First impression on unpacking the Q702 test unit was the solid feel and clean, minimalist styling.
House votes to strike down FCC net neutrality rules
- — 09 April, 2011 06:46
The U.S. House of Representatives on Friday voted to kill network neutrality rules approved by the U.S. Federal Communications Commission in December, with majority Republicans arguing the regulations amounted to a government takeover of the Internet.
The House voted 240-179 largely along party lines to approve a resolution of disapproval that would roll back the FCC regulations. Two Republicans voted against the measure, while six Democrats voted for it.
The FCC's rules would prohibit wired broadband providers from selectively slowing or blocking Web content and applications.
Republicans argued the net neutrality rules aren't needed and would open the door to heavy-handed government regulation of the Internet. "Congress has not authorized the Federal Communications Commission to regulate the Internet," said Representative Greg Walden, an Oregon Republican and main sponsor of the bill. "If not challenged, the FCC's power grab would allow it to regulate any interstate communications service on barely more than a whim and without any additional input from Congress."
President Barack Obama has threatened to veto the legislation, should it pass through the Democratic-controlled Senate. The FCC, in crafting net neutrality rules, sought input from groups on "all sides" of the issue, the White House Office of Management and Budget (OMB) said in a position statement this week.
"The Federal Communications Commission's rule reflected a constructive effort to build a consensus around what safeguards and protections were reasonable and necessary to ensure that the Internet continues to attract investment and to spur innovation," the OMB said this week. "Disapproval of the rule would threaten those values and raise questions as to whether innovation on the Internet will be allowed to flourish, consumers will be protected from abuses, and the democratic spirit of the Internet will remain intact."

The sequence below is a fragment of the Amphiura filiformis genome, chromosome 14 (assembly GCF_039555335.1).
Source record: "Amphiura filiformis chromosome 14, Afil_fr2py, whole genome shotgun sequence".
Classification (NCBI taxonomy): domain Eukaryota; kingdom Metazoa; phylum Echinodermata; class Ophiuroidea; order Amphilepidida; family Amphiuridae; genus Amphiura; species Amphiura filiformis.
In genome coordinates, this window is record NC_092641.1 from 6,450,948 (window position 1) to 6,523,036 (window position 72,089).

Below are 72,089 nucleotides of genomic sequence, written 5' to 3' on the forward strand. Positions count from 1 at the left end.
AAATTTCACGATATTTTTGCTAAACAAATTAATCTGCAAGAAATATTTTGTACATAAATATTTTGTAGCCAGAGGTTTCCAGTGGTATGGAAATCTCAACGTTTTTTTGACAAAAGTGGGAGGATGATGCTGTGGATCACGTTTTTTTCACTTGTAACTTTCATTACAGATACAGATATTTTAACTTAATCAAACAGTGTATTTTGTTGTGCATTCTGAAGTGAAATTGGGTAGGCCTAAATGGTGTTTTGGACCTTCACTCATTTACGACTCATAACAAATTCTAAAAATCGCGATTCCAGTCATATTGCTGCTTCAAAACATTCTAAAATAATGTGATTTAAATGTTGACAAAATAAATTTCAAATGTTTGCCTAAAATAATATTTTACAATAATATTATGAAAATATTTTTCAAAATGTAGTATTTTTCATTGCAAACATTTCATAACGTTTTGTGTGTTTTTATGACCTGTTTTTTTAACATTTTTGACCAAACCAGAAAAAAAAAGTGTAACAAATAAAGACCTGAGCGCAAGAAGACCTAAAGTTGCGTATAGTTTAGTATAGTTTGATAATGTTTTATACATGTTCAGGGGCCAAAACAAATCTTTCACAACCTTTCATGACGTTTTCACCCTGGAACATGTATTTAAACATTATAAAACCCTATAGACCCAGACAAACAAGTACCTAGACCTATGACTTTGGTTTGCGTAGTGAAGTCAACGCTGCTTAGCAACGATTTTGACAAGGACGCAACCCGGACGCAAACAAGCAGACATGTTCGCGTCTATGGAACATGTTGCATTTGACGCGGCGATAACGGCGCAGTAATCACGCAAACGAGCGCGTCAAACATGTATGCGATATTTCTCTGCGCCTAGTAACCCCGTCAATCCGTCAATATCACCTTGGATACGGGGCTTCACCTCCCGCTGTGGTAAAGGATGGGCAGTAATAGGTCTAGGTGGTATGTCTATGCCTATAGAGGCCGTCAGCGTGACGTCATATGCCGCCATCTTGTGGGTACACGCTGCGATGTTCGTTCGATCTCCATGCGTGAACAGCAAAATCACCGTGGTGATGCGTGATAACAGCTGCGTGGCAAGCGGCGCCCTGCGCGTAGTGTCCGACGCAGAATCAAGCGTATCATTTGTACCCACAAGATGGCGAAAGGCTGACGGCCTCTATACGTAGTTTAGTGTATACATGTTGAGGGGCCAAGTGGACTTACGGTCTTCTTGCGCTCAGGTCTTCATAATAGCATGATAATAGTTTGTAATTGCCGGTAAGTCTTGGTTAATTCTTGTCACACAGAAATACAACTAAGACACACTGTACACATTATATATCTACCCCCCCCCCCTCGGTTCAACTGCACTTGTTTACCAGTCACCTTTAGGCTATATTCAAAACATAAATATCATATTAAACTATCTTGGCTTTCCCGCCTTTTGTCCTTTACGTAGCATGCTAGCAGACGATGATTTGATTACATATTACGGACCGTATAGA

Some House Democrats questioned why lawmakers were devoting time to the net neutrality issue when the U.S. government faces a shutdown Saturday if Republicans and Democrats can't come to agreement on the federal budget. Democrats also argued the bill would allow broadband providers to block any Web traffic.
"At such a moment of grave threat to our economic health, what are we doing on the floor today?" said Representative Henry Waxman, a California Democrat. "The Republican leadership insists on bringing to the floor a bill that will end the Internet as we know it and threaten the jobs, investment and prosperity the Internet has brought to America. This is an outrageous sense of priorities and policies."
The FCC's net neutrality, or open Internet rules, have widespread support from consumer groups and Web-based companies, said Representative Anna Eshoo, a California Democrat. AT&T and Comcast have opposed the bill, Democrats argued.
But the FCC's actions will hurt the Internet, one of the few bright spots in the U.S. economy, Republicans argued.
"We're here to put the brakes on runaway bureaucracy," said Representative Fred Upton, a Michigan Republican. "The FCC has overstepped its authority and is attempting to seize control of one of the nation's technological success stories."
Grant Gross covers technology and telecom policy in the U.S. government for The IDG News Service. Follow Grant on Twitter at GrantGross. Grant's e-mail address is firstname.lastname@example.org.